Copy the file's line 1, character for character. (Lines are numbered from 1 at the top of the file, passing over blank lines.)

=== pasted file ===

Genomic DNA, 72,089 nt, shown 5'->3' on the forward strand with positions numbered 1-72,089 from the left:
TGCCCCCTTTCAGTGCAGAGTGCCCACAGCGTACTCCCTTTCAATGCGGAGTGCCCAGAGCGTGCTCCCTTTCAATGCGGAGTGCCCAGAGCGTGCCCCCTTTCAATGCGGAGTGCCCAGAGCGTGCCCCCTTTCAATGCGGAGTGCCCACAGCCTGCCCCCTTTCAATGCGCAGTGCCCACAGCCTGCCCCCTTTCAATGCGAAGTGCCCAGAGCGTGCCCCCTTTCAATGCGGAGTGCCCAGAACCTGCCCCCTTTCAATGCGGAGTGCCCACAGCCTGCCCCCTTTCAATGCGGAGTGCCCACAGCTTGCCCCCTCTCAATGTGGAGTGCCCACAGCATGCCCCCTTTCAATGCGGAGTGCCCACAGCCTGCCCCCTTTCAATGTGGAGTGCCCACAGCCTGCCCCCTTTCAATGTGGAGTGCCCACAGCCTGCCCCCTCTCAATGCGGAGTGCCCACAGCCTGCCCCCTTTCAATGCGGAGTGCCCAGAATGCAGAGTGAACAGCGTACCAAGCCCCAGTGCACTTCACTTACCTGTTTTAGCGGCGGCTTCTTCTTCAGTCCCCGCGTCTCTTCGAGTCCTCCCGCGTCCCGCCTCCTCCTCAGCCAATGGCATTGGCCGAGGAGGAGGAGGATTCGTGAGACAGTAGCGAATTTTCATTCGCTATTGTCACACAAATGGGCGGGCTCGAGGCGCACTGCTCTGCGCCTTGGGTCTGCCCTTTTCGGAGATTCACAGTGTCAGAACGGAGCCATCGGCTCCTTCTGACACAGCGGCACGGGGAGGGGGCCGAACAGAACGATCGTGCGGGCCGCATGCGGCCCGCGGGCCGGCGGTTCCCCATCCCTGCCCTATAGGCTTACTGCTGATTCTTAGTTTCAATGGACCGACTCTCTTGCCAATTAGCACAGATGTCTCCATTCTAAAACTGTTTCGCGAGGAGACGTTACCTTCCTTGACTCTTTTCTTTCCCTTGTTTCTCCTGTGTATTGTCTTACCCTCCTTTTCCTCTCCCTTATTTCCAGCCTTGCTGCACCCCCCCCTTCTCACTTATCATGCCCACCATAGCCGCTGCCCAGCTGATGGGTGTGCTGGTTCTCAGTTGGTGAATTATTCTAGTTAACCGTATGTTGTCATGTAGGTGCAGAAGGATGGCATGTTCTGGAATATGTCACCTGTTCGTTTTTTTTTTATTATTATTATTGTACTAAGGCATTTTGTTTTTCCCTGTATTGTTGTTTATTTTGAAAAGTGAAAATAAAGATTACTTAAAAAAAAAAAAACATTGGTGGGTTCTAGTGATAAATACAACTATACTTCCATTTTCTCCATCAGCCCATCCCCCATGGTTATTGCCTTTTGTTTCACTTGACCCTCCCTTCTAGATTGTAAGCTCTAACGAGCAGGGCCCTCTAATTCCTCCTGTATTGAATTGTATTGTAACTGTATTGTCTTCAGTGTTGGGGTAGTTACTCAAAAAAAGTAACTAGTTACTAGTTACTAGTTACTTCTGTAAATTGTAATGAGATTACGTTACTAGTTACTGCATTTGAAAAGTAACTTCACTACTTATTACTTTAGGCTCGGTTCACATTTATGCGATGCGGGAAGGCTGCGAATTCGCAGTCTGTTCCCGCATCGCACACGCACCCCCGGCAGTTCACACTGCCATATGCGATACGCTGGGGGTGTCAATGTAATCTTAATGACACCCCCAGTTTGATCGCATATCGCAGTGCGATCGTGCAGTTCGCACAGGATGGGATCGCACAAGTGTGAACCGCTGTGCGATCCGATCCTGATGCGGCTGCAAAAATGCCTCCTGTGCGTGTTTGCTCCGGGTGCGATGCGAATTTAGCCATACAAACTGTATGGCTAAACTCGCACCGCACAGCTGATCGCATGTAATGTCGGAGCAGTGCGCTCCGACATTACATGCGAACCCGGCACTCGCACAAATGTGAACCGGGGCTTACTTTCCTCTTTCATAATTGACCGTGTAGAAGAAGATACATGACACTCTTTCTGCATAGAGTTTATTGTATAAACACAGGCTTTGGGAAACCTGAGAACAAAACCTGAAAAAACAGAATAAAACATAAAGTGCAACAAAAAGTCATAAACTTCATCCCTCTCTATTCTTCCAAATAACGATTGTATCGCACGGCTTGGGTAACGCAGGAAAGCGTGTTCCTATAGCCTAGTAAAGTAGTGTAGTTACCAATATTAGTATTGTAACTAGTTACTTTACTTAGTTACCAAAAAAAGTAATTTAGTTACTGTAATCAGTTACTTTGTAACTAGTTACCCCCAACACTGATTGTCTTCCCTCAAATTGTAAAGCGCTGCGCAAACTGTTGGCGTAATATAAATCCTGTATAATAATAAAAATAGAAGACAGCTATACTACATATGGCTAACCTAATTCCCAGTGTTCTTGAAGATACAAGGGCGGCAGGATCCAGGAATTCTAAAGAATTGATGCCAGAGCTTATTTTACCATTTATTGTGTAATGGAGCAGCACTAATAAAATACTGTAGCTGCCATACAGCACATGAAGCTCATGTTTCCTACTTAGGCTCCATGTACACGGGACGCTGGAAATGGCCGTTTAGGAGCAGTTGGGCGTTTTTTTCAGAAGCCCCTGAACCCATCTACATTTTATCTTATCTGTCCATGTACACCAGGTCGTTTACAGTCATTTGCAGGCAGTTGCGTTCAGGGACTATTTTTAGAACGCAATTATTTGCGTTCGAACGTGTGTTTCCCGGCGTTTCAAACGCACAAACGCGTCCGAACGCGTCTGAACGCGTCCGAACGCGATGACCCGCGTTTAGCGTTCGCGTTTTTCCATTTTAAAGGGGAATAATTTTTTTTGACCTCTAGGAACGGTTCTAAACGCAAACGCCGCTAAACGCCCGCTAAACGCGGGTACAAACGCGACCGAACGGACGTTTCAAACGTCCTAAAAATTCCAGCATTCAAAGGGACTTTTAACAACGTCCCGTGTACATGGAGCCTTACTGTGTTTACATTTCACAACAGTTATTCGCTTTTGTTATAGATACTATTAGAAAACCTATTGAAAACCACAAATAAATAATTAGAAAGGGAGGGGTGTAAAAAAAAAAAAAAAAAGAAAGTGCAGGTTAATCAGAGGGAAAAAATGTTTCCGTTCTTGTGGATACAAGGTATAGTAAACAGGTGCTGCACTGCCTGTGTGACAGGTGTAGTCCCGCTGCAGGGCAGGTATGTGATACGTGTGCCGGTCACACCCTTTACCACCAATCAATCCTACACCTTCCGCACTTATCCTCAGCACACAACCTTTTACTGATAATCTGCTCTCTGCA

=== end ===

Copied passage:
Genomic DNA, 72,089 nt, shown 5'->3' on the forward strand with positions numbered 1-72,089 from the left: